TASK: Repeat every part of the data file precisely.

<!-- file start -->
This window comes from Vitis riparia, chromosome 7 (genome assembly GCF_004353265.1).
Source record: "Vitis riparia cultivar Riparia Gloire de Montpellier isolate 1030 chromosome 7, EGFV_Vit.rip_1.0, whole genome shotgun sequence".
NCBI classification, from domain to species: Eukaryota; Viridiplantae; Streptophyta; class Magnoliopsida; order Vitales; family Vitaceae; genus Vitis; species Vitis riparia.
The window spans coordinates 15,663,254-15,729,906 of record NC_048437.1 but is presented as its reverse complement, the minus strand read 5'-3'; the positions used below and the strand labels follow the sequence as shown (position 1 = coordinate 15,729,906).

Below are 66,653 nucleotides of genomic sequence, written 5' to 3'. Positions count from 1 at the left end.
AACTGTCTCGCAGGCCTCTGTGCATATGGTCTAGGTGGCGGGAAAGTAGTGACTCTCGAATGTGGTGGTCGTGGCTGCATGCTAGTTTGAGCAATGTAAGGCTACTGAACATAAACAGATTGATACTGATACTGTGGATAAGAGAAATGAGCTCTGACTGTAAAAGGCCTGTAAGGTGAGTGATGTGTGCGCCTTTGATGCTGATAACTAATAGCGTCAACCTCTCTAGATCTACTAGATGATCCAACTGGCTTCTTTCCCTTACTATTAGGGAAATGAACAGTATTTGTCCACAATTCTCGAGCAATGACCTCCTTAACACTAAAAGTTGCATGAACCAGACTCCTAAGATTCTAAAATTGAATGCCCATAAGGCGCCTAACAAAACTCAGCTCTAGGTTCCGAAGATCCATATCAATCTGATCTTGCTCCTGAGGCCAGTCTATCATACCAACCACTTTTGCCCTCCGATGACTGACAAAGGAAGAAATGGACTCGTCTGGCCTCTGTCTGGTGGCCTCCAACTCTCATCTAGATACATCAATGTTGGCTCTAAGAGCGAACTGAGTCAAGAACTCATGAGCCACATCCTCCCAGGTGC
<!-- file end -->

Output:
This window comes from Vitis riparia, chromosome 7 (genome assembly GCF_004353265.1).
Source record: "Vitis riparia cultivar Riparia Gloire de Montpellier isolate 1030 chromosome 7, EGFV_Vit.rip_1.0, whole genome shotgun sequence".
NCBI classification, from domain to species: Eukaryota; Viridiplantae; Streptophyta; class Magnoliopsida; order Vitales; family Vitaceae; genus Vitis; species Vitis riparia.
The window spans coordinates 15,663,254-15,729,906 of record NC_048437.1 but is presented as its reverse complement, the minus strand read 5'-3'; the positions used below and the strand labels follow the sequence as shown (position 1 = coordinate 15,729,906).

Below are 66,653 nucleotides of genomic sequence, written 5' to 3'. Positions count from 1 at the left end.
AACTGTCTCGCAGGCCTCTGTGCATATGGTCTAGGTGGCGGGAAAGTAGTGACTCTCGAATGTGGTGGTCGTGGCTGCATGCTAGTTTGAGCAATGTAAGGCTACTGAACATAAACAGATTGATACTGATACTGTGGATAAGAGAAATGAGCTCTGACTGTAAAAGGCCTGTAAGGTGAGTGATGTGTGCGCCTTTGATGCTGATAACTAATAGCGTCAACCTCTCTAGATCTACTAGATGATCCAACTGGCTTCTTTCCCTTACTATTAGGGAAATGAACAGTATTTGTCCACAATTCTCGAGCAATGACCTCCTTAACACTAAAAGTTGCATGAACCAGACTCCTAAGATTCTAAAATTGAATGCCCATAAGGCGCCTAACAAAACTCAGCTCTAGGTTCCGAAGATCCATATCAATCTGATCTTGCTCCTGAGGCCAGTCTATCATACCAACCACTTTTGCCCTCCGATGACTGACAAAGGAAGAAATGGACTCGTCTGGCCTCTGTCTGGTGGCCTCCAACTCTCATCTAGATACATCAATGTTGGCTCTAAGAGCGAACTGAGTCAAGAACTCATGAGCCACATCCTCCCAGGTGC